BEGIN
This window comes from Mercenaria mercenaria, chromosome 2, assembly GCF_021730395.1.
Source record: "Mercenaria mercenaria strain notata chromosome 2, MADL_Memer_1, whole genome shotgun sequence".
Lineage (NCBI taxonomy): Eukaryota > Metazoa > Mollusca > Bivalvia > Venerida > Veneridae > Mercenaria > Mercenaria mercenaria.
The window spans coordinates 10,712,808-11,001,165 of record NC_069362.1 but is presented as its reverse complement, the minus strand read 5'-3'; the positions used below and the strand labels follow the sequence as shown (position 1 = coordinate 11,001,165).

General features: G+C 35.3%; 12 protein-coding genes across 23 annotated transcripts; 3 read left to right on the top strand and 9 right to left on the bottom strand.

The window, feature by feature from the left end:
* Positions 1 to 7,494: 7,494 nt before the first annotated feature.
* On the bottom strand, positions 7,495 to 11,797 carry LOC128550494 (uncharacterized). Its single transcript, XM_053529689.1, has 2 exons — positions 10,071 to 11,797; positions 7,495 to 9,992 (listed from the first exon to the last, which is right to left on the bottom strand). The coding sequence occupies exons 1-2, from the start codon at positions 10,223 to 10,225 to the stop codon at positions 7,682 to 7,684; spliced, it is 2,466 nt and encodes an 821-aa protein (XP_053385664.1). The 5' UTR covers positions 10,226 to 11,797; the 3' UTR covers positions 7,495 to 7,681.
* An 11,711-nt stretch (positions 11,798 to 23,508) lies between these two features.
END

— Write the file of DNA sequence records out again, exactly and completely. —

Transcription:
This window comes from Mercenaria mercenaria, chromosome 2, assembly GCF_021730395.1.
Source record: "Mercenaria mercenaria strain notata chromosome 2, MADL_Memer_1, whole genome shotgun sequence".
Lineage (NCBI taxonomy): Eukaryota > Metazoa > Mollusca > Bivalvia > Venerida > Veneridae > Mercenaria > Mercenaria mercenaria.
The window spans coordinates 10,712,808-11,001,165 of record NC_069362.1 but is presented as its reverse complement, the minus strand read 5'-3'; the positions used below and the strand labels follow the sequence as shown (position 1 = coordinate 11,001,165).

General features: G+C 35.3%; 12 protein-coding genes across 23 annotated transcripts; 3 read left to right on the top strand and 9 right to left on the bottom strand.

The window, feature by feature from the left end:
* Positions 1 to 7,494: 7,494 nt before the first annotated feature.
* On the bottom strand, positions 7,495 to 11,797 carry LOC128550494 (uncharacterized). Its single transcript, XM_053529689.1, has 2 exons — positions 10,071 to 11,797; positions 7,495 to 9,992 (listed from the first exon to the last, which is right to left on the bottom strand). The coding sequence occupies exons 1-2, from the start codon at positions 10,223 to 10,225 to the stop codon at positions 7,682 to 7,684; spliced, it is 2,466 nt and encodes an 821-aa protein (XP_053385664.1). The 5' UTR covers positions 10,226 to 11,797; the 3' UTR covers positions 7,495 to 7,681.
* An 11,711-nt stretch (positions 11,798 to 23,508) lies between these two features.